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Topic: Effect of Serial.end() (Read 1 time) previous topic - next topic

vagulus

Assume that in setup() I call Serial.end().
Assume that in my code I have a debug output thus:
Code: [Select]
  // debug
  Serial.print("Handshake message starts as >");
  Serial.print(handshakeData);
  Serial.println('<');
  // debug


What happens to that code when the program is run?  Is it ignored?  Is it executed normally with out actually being transmitted?  What does happen?

Thanks
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               it's asking the right questions
                                                      which is hard."
 The Doctor (Dr Who: The Face of Evil (1977))

septillion

This is in the Serial.write() function (which is called by all the print functions) of a Uno (variant)
Code: [Select]

size_t HardwareSerial::write(uint8_t c)
{
  // If the buffer and the data register is empty, just write the byte
  // to the data register and be done. This shortcut helps
  // significantly improve the effective datarate at high (>
  // 500kbit/s) bitrates, where interrupt overhead becomes a slowdown.
  if (_tx_buffer_head == _tx_buffer_tail && bit_is_set(*_ucsra, UDRE0)) {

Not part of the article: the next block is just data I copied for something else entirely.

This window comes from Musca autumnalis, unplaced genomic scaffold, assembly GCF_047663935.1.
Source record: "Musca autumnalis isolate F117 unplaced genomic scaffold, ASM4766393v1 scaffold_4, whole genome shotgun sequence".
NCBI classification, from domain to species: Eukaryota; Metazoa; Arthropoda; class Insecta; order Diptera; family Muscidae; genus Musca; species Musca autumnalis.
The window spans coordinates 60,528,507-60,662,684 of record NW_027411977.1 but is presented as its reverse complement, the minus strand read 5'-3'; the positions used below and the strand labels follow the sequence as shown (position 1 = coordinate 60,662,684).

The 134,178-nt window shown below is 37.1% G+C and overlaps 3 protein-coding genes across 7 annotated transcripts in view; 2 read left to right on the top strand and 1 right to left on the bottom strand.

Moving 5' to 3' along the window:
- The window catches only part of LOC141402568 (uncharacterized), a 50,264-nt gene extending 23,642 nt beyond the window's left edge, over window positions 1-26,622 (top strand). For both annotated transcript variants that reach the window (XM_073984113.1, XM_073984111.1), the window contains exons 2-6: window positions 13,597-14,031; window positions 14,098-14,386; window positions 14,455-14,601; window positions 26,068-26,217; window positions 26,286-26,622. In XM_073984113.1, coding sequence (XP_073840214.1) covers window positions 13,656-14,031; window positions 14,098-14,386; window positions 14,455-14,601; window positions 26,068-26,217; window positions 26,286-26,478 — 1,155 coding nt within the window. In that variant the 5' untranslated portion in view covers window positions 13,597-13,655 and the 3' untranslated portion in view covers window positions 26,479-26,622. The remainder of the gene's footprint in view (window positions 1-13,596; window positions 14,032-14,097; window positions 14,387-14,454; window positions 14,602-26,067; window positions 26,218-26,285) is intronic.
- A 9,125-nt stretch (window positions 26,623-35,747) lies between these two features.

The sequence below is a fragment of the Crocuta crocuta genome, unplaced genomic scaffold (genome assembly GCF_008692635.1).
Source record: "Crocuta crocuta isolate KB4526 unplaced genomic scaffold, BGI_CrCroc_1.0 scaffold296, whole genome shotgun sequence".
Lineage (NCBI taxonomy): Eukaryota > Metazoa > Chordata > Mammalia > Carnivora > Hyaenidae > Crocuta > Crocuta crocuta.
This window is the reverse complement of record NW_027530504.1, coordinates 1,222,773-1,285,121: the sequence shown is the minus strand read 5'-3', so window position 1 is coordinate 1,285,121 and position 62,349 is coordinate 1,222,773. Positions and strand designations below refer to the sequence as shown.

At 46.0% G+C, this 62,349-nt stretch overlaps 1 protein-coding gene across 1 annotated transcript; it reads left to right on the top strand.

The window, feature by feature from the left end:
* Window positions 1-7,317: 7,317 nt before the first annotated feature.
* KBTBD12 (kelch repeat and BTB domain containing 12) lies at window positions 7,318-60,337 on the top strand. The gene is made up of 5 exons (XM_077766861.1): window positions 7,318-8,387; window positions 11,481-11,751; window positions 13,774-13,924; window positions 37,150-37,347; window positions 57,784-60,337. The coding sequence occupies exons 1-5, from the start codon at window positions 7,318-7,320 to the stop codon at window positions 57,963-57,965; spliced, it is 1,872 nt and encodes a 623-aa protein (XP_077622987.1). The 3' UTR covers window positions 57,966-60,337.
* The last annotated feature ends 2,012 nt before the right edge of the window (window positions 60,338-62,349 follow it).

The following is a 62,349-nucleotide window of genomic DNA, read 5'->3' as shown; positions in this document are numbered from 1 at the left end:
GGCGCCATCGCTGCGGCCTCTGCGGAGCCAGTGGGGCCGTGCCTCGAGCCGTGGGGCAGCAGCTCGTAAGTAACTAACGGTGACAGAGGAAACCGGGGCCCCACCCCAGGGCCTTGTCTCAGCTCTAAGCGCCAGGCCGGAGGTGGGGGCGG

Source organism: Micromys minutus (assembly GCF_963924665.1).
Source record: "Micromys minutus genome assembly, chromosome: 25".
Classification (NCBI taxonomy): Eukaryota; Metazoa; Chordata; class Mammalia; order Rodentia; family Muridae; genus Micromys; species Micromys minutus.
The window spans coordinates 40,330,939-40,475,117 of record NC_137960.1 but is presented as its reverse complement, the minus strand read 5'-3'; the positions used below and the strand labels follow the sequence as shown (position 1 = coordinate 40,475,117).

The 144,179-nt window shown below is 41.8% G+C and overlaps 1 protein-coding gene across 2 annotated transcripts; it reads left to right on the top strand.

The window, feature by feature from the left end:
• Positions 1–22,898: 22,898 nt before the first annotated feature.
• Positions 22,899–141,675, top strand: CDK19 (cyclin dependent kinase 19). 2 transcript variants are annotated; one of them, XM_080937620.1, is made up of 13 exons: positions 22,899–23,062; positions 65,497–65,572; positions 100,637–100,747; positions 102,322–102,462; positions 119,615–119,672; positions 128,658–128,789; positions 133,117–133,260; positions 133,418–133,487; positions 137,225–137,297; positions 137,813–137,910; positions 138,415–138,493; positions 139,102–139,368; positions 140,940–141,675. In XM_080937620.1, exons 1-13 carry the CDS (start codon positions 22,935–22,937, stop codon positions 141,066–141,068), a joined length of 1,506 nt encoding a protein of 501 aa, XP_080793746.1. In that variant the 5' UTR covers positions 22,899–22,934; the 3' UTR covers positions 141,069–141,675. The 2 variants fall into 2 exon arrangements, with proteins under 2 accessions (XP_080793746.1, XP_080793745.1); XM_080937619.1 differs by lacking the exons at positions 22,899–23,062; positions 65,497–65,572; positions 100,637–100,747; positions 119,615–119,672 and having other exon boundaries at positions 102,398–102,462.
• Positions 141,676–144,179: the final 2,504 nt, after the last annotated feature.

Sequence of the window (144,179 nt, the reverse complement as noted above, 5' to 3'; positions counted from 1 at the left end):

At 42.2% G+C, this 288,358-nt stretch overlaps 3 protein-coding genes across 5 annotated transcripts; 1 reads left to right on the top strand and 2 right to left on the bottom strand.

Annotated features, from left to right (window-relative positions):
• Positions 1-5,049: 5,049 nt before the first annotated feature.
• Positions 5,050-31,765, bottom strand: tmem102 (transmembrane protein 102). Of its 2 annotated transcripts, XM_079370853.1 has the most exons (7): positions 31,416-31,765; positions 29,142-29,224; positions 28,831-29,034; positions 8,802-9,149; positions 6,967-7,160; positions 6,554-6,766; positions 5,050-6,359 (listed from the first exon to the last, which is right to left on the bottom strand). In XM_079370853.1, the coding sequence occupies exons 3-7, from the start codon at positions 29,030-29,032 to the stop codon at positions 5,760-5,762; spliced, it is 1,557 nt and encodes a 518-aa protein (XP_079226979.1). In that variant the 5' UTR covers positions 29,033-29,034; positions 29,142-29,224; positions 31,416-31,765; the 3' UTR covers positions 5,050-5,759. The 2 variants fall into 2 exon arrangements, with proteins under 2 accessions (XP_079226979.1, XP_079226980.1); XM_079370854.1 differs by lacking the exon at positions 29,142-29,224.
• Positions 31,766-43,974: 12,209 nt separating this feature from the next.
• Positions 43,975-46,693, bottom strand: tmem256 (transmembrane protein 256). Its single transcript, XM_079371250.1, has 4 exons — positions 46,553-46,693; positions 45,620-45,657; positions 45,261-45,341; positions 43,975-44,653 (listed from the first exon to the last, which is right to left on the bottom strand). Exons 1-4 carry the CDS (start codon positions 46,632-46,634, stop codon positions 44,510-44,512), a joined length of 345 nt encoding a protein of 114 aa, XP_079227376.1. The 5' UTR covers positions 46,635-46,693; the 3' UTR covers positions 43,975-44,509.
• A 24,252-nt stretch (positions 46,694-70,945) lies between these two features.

*_udr = c;
    sbi(*_ucsra, TXC0);
    return 1;
  }
  tx_buffer_index_t i = (_tx_buffer_head + 1) % SERIAL_TX_BUFFER_SIZE;

  // If the output buffer is full, there's nothing for it other than to
  // wait for the interrupt handler to empty it a bit
  while (i == _tx_buffer_tail) {
    if (bit_is_clear(SREG, SREG_I)) {
      // Interrupts are disabled, so we'll have to poll the data
      // register empty flag ourselves. If it is set, pretend an
      // interrupt has happened and call the handler to free up
      // space for us.
      if(bit_is_set(*_ucsra, UDRE0))
_tx_udr_empty_irq();
    } else {
      // nop, the interrupt handler will free up space for us
    }
  }

  _tx_buffer[_tx_buffer_head] = c;
  _tx_buffer_head = i;

  sbi(*_ucsrb, UDRIE0);
  _written = true;
 
  return 1;
}


There is no check if serial is enabled. So all you print() statements will execute. And they will fill the data register and the buffer which is not a problem. UNTIL the buffer is full! Once the Serial buffer is full the write will wait until there is room in the buffer aka blocking the program. And because the buffer is not emptied the program will hold there...

It might have been a nice idea to embed a check to see if Serial was indeed setup.
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vagulus

Thanks septillion.  I thought that might be the case.
"Answers are easy;
               it's asking the right questions
                                                      which is hard."
 The Doctor (Dr Who: The Face of Evil (1977))

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